A prom worth remembering: A critical review of “Texas Chainsaw Massacre: The Next Generation” (1994)

There’s always the threat of less-than-savory elements emerging at a family Thanksgiving. Sparks fly when Uncle Jojo doesn’t approve of who cousin Steve voted for, or Aunt Minerva doesn’t approve of Blake’s new boyfriend, and some people start to wonder whether that says more about Aunt Minerva or Blake. But as you tuck into your turkey or plow into your mashed potatoes this Thursday, it’s important to remember one thing: No matter how bad your family seems, it could always be worse.

Take Leatherface’s kin, for example. The members of the Sawyer family seem to change every film, but no matter what year you’re watching them, they’re always up to no good. For example, in 1995 or thereabouts, Kim Henkel, writer of the original “Texas Chainsaw Massacre,” decided to steer the family in a different direction than they’d been going since 1986. Not a more peaceful direction. Just different. Whether it was a good direction is one of the bigger conundrums of slasher cinema.

Jenny (Renee Zellweger) and a bunch of her disposable high school chums are trying to do the whole prom night thing–which includes leaving the dance early to go off and fiddle around. Unfortunately, when they wreck their car in the middle of some spooky woods and call for help from a real estate ready model home, they find themselves engaging in another high school tradition: assault by a family of psycho killers.

The Sawyers include some of the usual unusual characters, including Vilmer (Matthew McConaughey), a conspiracy theorist enthusiast with a fondness for gadgetry, and W. E. (Joe Stevens), who quotes American politicians and Renaissance thinkers from behind a shotgun. There’s Leatherface as well (the late and large Robert Jacks), and a few other surprises. The night will get far deadlier, and much weirder, before Jenny and her remaining friends have an opportunity to get back to civilization.

For a slasher reboot made about 20 years after the original, “The Next Generation” does OK. That Henkel is at the helm is both a blessing and a curse. It’s a blessing because he adds legitimacy to the proceeds, but it’s a curse because there becomes a certain expectation of what this film will be, and it ain’t that. “The Next Generation” cannot recapture the compact paranoia of the original “Texas Chainsaw Massacre.” In fact, it actually works in the reverse. While the original was one half atmospheric slow burn and one half screaming chainsaw nightmare, this film is one half competent high school thriller, one half kinda wacky hillbilly horror.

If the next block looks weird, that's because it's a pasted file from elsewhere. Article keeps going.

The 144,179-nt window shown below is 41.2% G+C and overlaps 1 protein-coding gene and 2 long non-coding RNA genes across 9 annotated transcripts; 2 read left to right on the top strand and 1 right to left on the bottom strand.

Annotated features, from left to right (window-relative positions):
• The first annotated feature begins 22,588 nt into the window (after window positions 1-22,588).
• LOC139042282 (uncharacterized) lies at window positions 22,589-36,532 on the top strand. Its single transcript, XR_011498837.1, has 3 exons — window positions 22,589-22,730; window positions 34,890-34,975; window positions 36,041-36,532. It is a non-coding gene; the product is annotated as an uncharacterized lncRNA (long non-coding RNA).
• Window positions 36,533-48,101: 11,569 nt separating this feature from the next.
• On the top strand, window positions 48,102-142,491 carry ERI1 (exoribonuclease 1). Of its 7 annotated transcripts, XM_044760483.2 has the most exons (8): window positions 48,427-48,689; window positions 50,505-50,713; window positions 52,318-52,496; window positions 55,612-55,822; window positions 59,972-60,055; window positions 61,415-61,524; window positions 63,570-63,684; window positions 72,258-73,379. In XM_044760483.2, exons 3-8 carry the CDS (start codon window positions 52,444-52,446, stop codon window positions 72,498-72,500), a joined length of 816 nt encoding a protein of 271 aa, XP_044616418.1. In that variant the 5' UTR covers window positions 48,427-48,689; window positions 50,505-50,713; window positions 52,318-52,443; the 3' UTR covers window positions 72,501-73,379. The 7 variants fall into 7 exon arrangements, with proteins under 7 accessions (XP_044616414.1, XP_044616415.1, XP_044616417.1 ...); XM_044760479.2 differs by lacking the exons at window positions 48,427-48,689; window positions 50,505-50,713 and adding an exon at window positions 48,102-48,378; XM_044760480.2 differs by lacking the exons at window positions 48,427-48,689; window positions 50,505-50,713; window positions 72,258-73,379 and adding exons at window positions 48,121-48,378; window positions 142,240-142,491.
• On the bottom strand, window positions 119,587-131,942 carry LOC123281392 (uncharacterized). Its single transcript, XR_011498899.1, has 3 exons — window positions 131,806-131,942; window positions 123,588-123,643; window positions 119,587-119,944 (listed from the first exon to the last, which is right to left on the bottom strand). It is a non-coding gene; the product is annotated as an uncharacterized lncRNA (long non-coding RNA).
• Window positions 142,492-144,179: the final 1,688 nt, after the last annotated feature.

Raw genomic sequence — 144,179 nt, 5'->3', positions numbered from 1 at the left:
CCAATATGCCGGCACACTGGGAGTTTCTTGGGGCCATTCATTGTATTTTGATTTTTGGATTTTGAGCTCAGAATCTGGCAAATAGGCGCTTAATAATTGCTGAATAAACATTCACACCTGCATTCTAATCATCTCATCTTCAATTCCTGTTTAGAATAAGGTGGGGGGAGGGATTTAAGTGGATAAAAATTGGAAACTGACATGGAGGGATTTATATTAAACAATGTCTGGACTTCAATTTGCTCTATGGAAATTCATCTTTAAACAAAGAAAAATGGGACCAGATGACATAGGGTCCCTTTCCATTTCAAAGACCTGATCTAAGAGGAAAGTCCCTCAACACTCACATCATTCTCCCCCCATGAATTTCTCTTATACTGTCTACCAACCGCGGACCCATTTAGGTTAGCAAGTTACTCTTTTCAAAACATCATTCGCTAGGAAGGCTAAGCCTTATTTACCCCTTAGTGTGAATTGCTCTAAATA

And the high school thriller parts are just competent almost to the point of boredom. There’s some nice photography–good moving camera, atmospheric fog floating through the trees–but nothing you couldn’t see in a well executed Syfy original flick. It’s the second half where the really interesting stuff starts to happen, and the film shifts from focusing on the clueless teens to the psycho family.

It’s in that wacky half that the film becomes paranoia by way of the modern mundane–the updated horror of government conspiracies and being on the FBI’s surveillance list, sure, but also of clap-on lights in the model home and the very presence of a model home for real estate purposes. Horror, as always, is in our midst. Even the cannibalistic Sawyer family orders take-out pizza for dinner. It’s fascinating drudgery, if you have a talented enough cast to sell it. And luckily this film does.

McConaughey, unsurprisingly, shines as Vilmer. He’s playing stock crazy–stock crazy character type 17, to be precise, the paranoid showman–but he builds his crazy over the course of the film in an enjoyable way. Tonie Perensky also stands out as the sleazy real estate agent, as well as James Gale as a quietly contrasting (maybe) Man in Black.

There’s also some smart scripting. After their inevitable capture, one of the city kids (Tyler Cone) tells hillbilly baddie W. E. that his father’s a lawyer. W. E. counters by quoting Machiavelli and forcing him inside the murder house. “I had to use your bathroom anyone,” the kid mumbles in response. Funny. There’s even some meta-commentary, maybe. A bumbling brunette (Lisa Marie Newmyer) shouts that there’s a killer in the woods, and later reveals she made it up just to be interesting. Nice. But that’s the film you have to want to see. Atmosphere and intrigue rather than cool killings and gross outs.

The real point of interest is Jenny, whose introduction in the film suggests that she, like the Sawyers, knows the horror of the commonplace. Her abuse at the hands of her stepfather is something that she apparently has to deal with regularly, and it’s something that she attempts to overcome–to varying degrees of efficacy–using the proxy of the Sawyers. Sometimes she gets the upper hand on them. Sometimes she gets tied to a chair.

It’s a cycle of abuse and autonomy and back again–perhaps symbolized throughout by Jenny’s loss of glasses and loss of self-sufficiency, and illustrated by the art-film ending–that punctuates the movie, whether the force that’s really in control is a shadowy Illuminati or the unsettling convenience of the modern era.

Is “Texas Chain Massacre: The Next Generation” a good slasher film? Maybe not. But it is an interesting one, and it should be acknowledged as such. Sometimes a flawed-but-interesting film is more valuable than a technically good film that has nothing to say, and Henkel obviously has a lot to say, even if he’s a little scattered in his saying of it. Also, Zellweger hasn’t ultimately badmouthed it. Maybe that’s because she’s a good sport. Or maybe it’s because she recognizes her character is reasonably deep and her acting is appropriate. Maybe one’s memory of a schlocky horror film is colored by how capable one is of looking back at it and saying: “Not bad. Not bad at all.”

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